Suddenbreakingnews, trained by Donnie Von Hemel, earned 40 points and $200,000 for finishing second while Whitmore earned 20 points and $100,000.

Wood Memorial boosts purse to attract top horses

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NEW YORK — The Wood Memorial purse could increase to $1 million as part of a bonus created to entice the top 3-year-olds to run in the Kentucky Derby prep on April 7.

New York Racing Association officials said Saturday that the presence of any horse in the field with a previous Grade 1 or Group 1 victory would increase the purse from $750,000 to $1 million if the qualifying horse starts. In that case, the winner would receive $590,000, the runner-up would earn $190,000 and third would be worth $90,000.

The Wood is run at 1 1/8 miles at Aqueduct. The race is part of the Road to the Kentucky Derby prep series that awards 100 points to the winner, 40 to second, 20 to third and 10 to fourth. The top 20 horses on the leaderboard earn starting spots in the Derby on May 5.

Jack Van Berg dies at 81

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Jack Van Berg, a Hall of Fame trainer who oversaw Alysheba to victories in the 1987 Kentucky Derby and Preakness, died Wednesday. He was 81.

He died in a Little Rock, Arkansas, hospital, according to a spokeswoman for Oaklawn Park, where Van Berg had relocated his training base after leaving Southern California in 2013. No cause was given.

Van Berg ranks fourth all-time among trainers in North America, with 6,523 victories from 41,164 starts, according to Equibase. He had career purse earnings of $85,925,482.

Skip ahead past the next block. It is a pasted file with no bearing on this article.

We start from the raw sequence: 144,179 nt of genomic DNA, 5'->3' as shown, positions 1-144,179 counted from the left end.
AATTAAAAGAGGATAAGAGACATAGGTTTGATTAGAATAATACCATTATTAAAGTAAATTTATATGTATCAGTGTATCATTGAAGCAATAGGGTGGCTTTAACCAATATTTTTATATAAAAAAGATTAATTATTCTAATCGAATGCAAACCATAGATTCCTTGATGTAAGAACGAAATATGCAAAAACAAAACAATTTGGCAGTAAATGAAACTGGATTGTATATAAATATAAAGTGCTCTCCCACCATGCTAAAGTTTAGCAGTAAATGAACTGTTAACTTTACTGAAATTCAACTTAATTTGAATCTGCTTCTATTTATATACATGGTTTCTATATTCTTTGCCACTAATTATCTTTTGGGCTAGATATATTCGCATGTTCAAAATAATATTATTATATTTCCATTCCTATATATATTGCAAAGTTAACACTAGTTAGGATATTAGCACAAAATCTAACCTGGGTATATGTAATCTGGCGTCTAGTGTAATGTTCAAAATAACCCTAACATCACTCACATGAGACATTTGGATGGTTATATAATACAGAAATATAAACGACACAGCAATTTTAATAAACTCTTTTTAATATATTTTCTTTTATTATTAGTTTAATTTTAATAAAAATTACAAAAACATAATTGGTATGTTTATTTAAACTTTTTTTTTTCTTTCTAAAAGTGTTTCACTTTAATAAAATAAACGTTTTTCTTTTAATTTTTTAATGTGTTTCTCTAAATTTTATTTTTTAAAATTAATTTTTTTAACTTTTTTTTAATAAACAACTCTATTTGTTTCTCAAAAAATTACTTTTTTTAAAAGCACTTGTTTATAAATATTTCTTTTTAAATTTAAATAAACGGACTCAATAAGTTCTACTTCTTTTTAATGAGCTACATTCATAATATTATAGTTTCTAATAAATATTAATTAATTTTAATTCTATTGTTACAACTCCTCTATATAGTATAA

In the Derby, Alysheba and jockey Chris McCarron were nearly knocked down at the top of the stretch by Bet Twice. Alysheba recovered and won despite having just one career victory before the Run for the Roses. Alysheba won the Preakness to set up a try for the Triple Crown but finished fourth in the Belmont.

As a 4-year-old, Alysheba won the 1988 Breeders’ Cup Classic and went on to earn the Eclipse Award for Horse of the Year.

Van Berg saddled Gate Dancer to victory in the 1984 Preakness. That same year, he earned the Eclipse Award for Outstanding Trainer.

Van Berg was elected to the National Museum of Racing and Hall of Fame in 1985. His father, trainer Marion Van Berg, already was there, having entered in 1970.

From 1959-77, Van Berg was the leading trainer at Ak-Sar-Ben racetrack in Omaha, Nebraska. In 1976, he won a record 496 races and was the nation’s leading trainer, with $2,976,196 in purse earnings.

In 1987, Van Berg became the first trainer to win 5,000 races when he saddle Art’s Chandelle to victory at Arlington Park outside Chicago.

He trained in Southern California for 41 years until moving to Oaklawn in Hot Springs, Arkansas, after Hollywood Park closed in December 2013. Van Berg blamed the cities of Inglewood and Los Angeles and the state of California for the track’s closure.

“I just think it’s a pathetic thing,” he said at the time. “It’s ridiculous to let something like this that so many people love and thrive on close. They did everything they could to kill racing. I’ve had enough. I don’t like California racing anymore. I don’t like the way they run it and what they do.”

Van Berg mentored Hall of Famer Bill Mott, who began as an assistant to him.

Born June 7, 1936, in Columbus, Nebraska, John Charles Van Berg began training for his father in the 1960s. The elder Van Berg trained nearly 1,500 winners but was more successful as an owner, winning 4,691 races and $13,936,965. He was the first inductee of the Nebraska Racing Hall of Fame, and his son followed him.